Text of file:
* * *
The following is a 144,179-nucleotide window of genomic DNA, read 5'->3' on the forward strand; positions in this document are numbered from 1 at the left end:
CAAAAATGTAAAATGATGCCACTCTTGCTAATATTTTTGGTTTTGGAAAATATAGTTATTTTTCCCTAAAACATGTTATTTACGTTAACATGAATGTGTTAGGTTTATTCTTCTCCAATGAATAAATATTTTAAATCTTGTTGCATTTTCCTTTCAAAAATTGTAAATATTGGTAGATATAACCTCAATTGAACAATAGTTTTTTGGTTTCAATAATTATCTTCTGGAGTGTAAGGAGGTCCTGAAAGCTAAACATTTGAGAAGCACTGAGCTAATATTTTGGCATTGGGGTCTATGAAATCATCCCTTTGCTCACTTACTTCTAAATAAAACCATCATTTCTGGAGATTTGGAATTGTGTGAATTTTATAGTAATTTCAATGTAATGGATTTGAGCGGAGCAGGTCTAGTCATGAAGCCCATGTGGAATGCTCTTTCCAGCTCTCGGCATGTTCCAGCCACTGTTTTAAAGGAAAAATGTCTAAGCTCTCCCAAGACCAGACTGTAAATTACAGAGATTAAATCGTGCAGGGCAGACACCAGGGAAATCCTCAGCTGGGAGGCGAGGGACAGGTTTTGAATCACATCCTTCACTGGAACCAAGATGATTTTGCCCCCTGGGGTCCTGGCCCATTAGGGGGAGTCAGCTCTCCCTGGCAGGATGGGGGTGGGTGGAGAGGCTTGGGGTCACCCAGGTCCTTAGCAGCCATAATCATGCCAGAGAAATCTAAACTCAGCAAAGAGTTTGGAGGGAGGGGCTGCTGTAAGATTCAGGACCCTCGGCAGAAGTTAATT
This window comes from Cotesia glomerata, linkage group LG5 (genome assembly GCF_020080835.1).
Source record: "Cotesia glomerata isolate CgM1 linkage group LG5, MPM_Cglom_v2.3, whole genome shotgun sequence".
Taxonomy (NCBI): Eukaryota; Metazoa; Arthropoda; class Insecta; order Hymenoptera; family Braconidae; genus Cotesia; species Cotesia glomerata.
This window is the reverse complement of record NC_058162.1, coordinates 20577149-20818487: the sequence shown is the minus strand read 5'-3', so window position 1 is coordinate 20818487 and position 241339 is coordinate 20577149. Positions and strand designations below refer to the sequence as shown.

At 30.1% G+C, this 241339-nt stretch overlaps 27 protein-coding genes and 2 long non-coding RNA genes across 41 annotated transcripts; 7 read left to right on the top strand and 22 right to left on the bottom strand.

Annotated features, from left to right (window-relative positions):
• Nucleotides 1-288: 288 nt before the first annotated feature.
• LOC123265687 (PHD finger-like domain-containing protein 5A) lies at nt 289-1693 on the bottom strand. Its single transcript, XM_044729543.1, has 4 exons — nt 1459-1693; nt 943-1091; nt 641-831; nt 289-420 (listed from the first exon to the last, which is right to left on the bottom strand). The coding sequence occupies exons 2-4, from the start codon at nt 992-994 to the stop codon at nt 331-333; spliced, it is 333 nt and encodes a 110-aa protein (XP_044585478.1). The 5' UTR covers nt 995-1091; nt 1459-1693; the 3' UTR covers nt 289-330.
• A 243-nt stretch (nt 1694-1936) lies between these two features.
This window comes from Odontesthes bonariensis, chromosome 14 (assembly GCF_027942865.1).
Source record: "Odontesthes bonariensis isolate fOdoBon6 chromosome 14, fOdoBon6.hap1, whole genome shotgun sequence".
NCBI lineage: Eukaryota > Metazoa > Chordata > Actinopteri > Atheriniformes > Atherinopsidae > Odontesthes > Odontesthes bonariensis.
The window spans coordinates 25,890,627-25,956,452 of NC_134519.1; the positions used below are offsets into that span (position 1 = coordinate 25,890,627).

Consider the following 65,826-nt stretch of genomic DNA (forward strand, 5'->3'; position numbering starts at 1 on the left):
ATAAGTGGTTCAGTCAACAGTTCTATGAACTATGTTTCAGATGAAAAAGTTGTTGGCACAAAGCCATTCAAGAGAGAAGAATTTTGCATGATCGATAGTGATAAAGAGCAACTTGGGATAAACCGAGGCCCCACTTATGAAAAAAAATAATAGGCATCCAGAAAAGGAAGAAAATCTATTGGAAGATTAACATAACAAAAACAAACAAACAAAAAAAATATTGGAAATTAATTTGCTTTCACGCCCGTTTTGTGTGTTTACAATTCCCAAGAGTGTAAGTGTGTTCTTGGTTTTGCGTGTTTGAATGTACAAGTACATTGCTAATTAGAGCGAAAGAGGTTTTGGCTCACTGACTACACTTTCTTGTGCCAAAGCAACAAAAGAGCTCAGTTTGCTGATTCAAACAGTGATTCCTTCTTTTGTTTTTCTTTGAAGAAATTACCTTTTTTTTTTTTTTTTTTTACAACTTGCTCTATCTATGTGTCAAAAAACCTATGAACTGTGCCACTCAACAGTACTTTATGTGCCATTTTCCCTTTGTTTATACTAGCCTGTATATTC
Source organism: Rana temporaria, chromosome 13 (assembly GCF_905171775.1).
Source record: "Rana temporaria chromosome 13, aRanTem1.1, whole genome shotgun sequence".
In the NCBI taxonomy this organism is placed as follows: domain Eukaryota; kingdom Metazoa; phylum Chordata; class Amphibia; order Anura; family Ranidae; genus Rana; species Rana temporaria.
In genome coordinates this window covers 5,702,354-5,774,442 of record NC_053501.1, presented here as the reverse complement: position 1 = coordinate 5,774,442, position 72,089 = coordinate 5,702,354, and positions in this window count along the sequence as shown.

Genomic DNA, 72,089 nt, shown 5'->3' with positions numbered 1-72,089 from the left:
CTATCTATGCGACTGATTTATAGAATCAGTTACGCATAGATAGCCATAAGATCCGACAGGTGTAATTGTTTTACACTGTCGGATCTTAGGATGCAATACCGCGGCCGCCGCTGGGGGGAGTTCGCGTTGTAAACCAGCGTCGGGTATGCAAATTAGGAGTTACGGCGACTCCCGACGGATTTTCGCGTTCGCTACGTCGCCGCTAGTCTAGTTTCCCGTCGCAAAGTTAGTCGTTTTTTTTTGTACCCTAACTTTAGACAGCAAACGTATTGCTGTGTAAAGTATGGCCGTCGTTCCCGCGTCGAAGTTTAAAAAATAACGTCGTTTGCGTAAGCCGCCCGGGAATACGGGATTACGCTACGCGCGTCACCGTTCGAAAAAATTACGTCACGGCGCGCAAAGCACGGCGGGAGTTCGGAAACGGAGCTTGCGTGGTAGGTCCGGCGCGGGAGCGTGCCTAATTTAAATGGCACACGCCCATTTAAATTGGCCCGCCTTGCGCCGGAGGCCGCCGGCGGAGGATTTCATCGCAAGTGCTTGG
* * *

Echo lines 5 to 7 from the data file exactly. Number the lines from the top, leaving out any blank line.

Taxonomy (NCBI): Eukaryota; Metazoa; Arthropoda; class Insecta; order Hymenoptera; family Braconidae; genus Cotesia; species Cotesia glomerata.
This window is the reverse complement of record NC_058162.1, coordinates 20577149-20818487: the sequence shown is the minus strand read 5'-3', so window position 1 is coordinate 20818487 and position 241339 is coordinate 20577149. Positions and strand designations below refer to the sequence as shown.

At 30.1% G+C, this 241339-nt stretch overlaps 27 protein-coding genes and 2 long non-coding RNA genes across 41 annotated transcripts; 7 read left to right on the top strand and 22 right to left on the bottom strand.